Harbour improved at Saltcoats, and an almost three mile long canal from the coalfield at Stevenston almost to the harbour at Saltcoats was completed, and navigated. In those days this was no small undertaking. This was the first canal, in which any business was done, in Scotland. There were side branches to every pit in production and no locks were used thus requiring fairly deep excavation at several locations. The coal was conveyed in barges and refuse which would normally make up a pit bing was loaded on the barges and dumped along the route to act as a break to the blown sand which gave trouble to the canal builders. The canal was 12 feet wide at the bottom, the sides inclined at 45 degrees and the water four feet deep. The barges were able to carry about 15 tons each. It is believed that the route taken was through the Stevenston ' Mair ' or Campbell lands crossing the Stevenston burn behind Ardeer Cottage at the weir. The canal remained in operation until about 1830

 

 

1778

Shaft of the Main Misk Pit sunk. This worked the first and fourth seams of coal and was on the Misk Farmland continuous to the River Garnock which today is inside Ardeer Factory.

 

 

1784 Obelisk erected as a memorial to Burns's Bonnie Lesley.

 

   
1789

Kerelaw Mansion House built and name changed to Grange. The estate was sold on the death of John Hamilton to a Gavin Fullerton, a West Indian merchant, who restored the name Kerelaw

 

 

1791

The Glencairn title became extinct as the then Earl, the 14th died without issue.

 

 

1791

There was a small village of some antiquity called ' Piper-Heugh ' which is believed to have been located near to the Ardeer Mains Farm. In Dr Woodrow's Statistical Account of the Parish of Stevenston published in 1791 it lay about a quarter of a mile east from the town of Stevenston. It consisted of 14 or 16 houses. Inhabitants were chiefly trump-makers or Jew's Harp or Ping Pong makers.

 

 

1832

Present High Kirk Church built. Owes it's existence to the efforts and energy of the Rev. Dr. Landsborough.

 

 

1845

Around this time Stevenston was visited by a plague in the form of Asiatic Cholera or, as it was sometimes called Pestilential Cholera. Over 600 people died from it in Stevenston over a period of years.  Sanitary conditions in Stevenston at this time were non-existent. Nearly all who succumbed to the cholera were interred together in the common ground at the Coorouden Cemetery (New Street).   In 1871 the workmen at Ardeer Ironworks erected a memorial to their memory and to all who had to be interred in common ground up till that time. The inscription reads: In this Plot Rest Six Hundred and Six of the inhabitants of Stevenston Who died between 5th Aug. 1845 and 15th April 1871 To their Memory The Workers of Ardeer Ironworks Dedicate this Monument. The minute book of the Parochial Board is merely page after page of applications for poor relief. Although the Authority were allowed by law under the Poor Act to grant monetary relief to the poor, we find that large numbers were being refused and those who were receiving assistance the amount was a miserable pitance.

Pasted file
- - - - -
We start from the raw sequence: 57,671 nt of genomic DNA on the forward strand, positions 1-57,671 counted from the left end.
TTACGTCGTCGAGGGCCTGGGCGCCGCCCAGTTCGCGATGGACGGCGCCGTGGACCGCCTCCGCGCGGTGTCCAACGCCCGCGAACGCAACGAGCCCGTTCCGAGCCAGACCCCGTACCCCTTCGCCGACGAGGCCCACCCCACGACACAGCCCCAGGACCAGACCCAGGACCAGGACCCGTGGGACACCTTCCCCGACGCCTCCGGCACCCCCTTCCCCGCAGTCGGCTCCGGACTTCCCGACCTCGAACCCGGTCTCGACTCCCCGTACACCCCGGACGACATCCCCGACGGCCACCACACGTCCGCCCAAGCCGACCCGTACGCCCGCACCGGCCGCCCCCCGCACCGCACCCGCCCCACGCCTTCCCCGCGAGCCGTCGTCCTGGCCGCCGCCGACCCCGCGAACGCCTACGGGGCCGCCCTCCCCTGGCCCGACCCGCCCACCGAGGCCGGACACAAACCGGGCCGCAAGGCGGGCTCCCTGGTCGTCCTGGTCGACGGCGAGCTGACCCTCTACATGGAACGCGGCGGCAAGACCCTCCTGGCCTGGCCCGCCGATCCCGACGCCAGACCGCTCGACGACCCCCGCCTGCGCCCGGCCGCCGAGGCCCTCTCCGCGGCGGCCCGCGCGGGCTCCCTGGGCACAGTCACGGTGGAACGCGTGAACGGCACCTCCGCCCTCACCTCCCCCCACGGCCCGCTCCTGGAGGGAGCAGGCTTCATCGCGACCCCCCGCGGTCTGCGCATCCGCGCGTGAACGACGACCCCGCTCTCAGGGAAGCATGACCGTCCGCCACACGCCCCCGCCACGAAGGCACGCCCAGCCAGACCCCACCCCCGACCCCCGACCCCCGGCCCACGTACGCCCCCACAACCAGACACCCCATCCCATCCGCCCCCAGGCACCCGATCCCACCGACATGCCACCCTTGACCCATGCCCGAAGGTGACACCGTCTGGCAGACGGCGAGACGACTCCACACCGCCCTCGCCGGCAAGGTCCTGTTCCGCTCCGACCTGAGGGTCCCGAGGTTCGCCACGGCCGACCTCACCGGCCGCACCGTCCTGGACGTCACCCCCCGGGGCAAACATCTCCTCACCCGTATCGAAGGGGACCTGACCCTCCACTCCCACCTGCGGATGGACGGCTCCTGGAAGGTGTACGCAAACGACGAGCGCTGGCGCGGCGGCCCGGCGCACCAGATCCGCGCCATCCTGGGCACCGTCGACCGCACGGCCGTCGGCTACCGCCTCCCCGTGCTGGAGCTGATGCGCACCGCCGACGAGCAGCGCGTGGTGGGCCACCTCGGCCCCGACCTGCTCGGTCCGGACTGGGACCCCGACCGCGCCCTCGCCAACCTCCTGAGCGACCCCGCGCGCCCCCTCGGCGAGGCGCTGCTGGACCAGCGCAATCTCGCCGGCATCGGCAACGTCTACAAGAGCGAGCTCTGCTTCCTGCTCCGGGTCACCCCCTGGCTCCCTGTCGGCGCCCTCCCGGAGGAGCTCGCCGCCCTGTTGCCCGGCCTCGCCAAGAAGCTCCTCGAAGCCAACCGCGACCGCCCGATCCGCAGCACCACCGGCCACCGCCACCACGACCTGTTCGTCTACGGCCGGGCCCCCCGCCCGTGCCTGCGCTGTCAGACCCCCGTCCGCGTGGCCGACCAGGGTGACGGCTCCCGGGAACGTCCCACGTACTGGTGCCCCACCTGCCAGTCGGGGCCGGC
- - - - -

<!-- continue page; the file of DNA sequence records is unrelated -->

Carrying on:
1846-

Potato famine raging in Ireland. This lasted several years resulting in large numbers of Irish people settling in Ayrshire, along with immigrants from Eastern Europe, Lithuania, and Poland. Many of these were to find employment at the new Iron Works. Some settled for good others stayed for up to 10 years and then moved on to the ' New World '.

 

 

1849

Glengarnock Iron Company built five blast furnaces on the foreshore to smelt pig-iron. Known as the Stevenston Iron Works.

 

 

1854

The Rev. Dr. Landsborough died of cholera on the 12th September in his seventy-sixth year.. Cholera was raging in Ayrshire.

 

 

1865

City of Glasgow Corporation Engineers visited Ardeer sandhills with a view to recommending that the sandhills be purchased and used as a sewage factory for Glasgow !!  Lucky escape.

 

 

1868

A sanitary Committee was set up to endeavour to regulate sanitation. Drinking water was still being drawn from wells in various parts of the town. The most prolific well was at the top of the Schoolwell. Others were at Boglemart and at the Weavers Brae (Townhead Street). In some cases the wells were actually inside the dwelling houses covered with a flagstone. In most cases they were outside and contiguous to their dungheap and dungheaps were everywhere as some people at that time kept a cow, goat, and/or a sheep at their back door. In some cases tethered to their front door and they were herded down the Coorouden  to the town's common ground every day. The common ground, it is believed comprised the land beyond the Railway Station.

 

 

1873

British Dynamite Company started producing at Ardeer under the management of Mr Downie, followed by Mr McRoberts. There were 40 buildings and less than 100 employees.

 

 

1878 Nobel's Explosive Company formed.
 

 

1880

Nine hole golf course laid out on the foreshore, stretching from the No 5 Auchenharvie pit to the perimeter of the Iron Works. Burnside House in George Street was the clubhouse and the first tee was on a site occupied now by Carmyle Place.

 

 

1885 Piped drinking water comes to Stevenston
 

 

1926

Last coal produced from any Stevenston pit. I.C.I. was formed and new divisions of I.C.I  were added to the the Nobel Industries Ltd at Ardeer

 

 

1931 Stevenston Iron Works went into liquidation.
 

 

1930s I.C.I. at Ardeer expanded during the industrial depression.
 

 

1952 Stevenston at long last obtained Burgh Status, the penultimate burgh to be created in Scotland.

 

                     Sources 1. -  'The Kernal of Cunninghame' by James Clements